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Copyright: Classroom Use

Making Copies for Teaching

The U.S. Copyright Office provides minimum standards for what is considered educational fair use under Section 107 of the U.S. Copyright law. Multiple copies (not to exceed more than one copy per student in a course) may be made by or for the instructor for classroom use or discussion if the following guidelines are followed.

  1. The copying meets the tests of brevity and spontaneity.
  2. It meets the cumulative effect test.
  3. Each copy includes a notice of copyright.
  4. Copying isn’t used to create, replace or substitute for anthologies, compilations or collective works.


The 2002 Technology, Education, and Copyright Harmonization Act (TEACH Act) amended §110(2) to expand the scope to educators in the remote classroom setting, provided certain specific requirements are met. Although the use rights provided by the TEACH Act are similar to those for face-to-face classroom teaching, there are still important limitations on those rights in the distance education context. For example, whereas an entire film or video may be shown in a physical classroom if related to the course, only “reasonable and limited portions” of films and videos may be shown in the distance education setting. It is important for faculty to understand what the TEACH Act does and does not allow, and to remember that the Fair Use Doctrine is still available and may allow a use in distance education that would not be allowed by the TEACH Act.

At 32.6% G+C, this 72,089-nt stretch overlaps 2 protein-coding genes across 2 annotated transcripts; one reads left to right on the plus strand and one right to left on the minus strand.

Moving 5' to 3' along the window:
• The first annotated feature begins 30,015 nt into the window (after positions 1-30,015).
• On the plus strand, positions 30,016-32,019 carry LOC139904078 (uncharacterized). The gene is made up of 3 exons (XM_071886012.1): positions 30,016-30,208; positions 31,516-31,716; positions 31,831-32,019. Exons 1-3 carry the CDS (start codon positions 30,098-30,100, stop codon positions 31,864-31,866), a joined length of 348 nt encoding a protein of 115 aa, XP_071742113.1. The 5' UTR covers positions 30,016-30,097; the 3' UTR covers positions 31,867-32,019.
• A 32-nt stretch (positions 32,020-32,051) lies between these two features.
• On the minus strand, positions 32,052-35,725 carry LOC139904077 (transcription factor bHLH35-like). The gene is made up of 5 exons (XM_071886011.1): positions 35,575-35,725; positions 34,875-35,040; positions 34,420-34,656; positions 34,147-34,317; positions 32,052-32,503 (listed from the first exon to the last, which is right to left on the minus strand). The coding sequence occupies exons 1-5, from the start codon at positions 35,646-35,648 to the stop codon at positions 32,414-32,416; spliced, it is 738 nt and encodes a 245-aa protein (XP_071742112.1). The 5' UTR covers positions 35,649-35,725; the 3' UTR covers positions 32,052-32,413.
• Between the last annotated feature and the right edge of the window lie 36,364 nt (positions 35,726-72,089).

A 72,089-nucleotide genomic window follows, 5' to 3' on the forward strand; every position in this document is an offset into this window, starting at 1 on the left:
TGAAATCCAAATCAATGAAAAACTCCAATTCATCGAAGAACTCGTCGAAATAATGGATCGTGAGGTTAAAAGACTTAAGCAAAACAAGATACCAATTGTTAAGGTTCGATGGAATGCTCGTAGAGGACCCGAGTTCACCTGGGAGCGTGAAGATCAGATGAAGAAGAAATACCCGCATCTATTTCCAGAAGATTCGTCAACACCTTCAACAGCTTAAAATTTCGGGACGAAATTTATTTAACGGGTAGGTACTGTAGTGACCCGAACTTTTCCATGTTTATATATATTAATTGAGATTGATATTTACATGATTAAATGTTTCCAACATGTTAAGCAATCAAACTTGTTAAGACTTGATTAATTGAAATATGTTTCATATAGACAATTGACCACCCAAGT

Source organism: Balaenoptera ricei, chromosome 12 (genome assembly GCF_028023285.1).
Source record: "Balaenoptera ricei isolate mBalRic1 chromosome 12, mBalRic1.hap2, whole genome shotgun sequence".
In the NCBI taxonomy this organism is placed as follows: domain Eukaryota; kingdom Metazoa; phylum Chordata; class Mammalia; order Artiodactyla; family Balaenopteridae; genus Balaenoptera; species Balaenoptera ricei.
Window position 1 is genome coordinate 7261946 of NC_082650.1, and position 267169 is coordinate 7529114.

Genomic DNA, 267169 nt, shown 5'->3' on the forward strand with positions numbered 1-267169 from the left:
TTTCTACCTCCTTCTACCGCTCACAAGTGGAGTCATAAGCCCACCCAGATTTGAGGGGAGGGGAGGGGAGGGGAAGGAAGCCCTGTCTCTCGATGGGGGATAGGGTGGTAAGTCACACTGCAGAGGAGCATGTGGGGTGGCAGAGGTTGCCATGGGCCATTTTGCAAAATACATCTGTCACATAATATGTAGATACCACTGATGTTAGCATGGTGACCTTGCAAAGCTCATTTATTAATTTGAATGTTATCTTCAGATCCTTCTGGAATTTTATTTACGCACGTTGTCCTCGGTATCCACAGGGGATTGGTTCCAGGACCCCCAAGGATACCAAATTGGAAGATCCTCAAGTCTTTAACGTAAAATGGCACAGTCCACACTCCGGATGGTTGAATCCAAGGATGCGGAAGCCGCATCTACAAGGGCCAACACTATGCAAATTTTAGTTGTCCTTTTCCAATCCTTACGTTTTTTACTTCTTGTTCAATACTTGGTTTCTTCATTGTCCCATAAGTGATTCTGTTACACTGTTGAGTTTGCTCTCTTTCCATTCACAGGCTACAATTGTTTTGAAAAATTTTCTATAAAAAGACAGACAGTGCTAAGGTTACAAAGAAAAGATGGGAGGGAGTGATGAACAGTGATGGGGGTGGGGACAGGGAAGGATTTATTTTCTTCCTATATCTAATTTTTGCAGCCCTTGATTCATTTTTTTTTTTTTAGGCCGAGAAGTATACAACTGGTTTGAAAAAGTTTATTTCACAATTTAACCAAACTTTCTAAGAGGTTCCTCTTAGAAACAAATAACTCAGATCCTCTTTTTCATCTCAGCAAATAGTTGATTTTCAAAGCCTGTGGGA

Visit the Crash Course in Copyright from the University of Texas for more information, a toolkit, and a checklist.

Group Showing of Videos (Public Performance Rights)

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Sometimes a video under copyright protection and owned by the University of Iowa Libraries can be shown in a group setting, while other times it cannot. Additionally, some videos owned by the Libraries were obtained with public performance rights which may allow them to be shown under certain circumstances. See the following guidelines:

Circumstances when permission is not required.

  • Face-to-face classroom teaching involving only students registered for the class in question, where the copy of the video is lawfully made, and where the professor is present during the screening.

Circumstances when rights need to be obtained

  • Face-to-face classroom teaching where the audience includes people other than registered students, or where the other requirements noted above are not met.
  • Any screening of a video that takes place outside a classroom shown to a group of people, especially when advertised as an public event.

How to check if UI has public performance rights to a film


Tools to Determine Ability to Use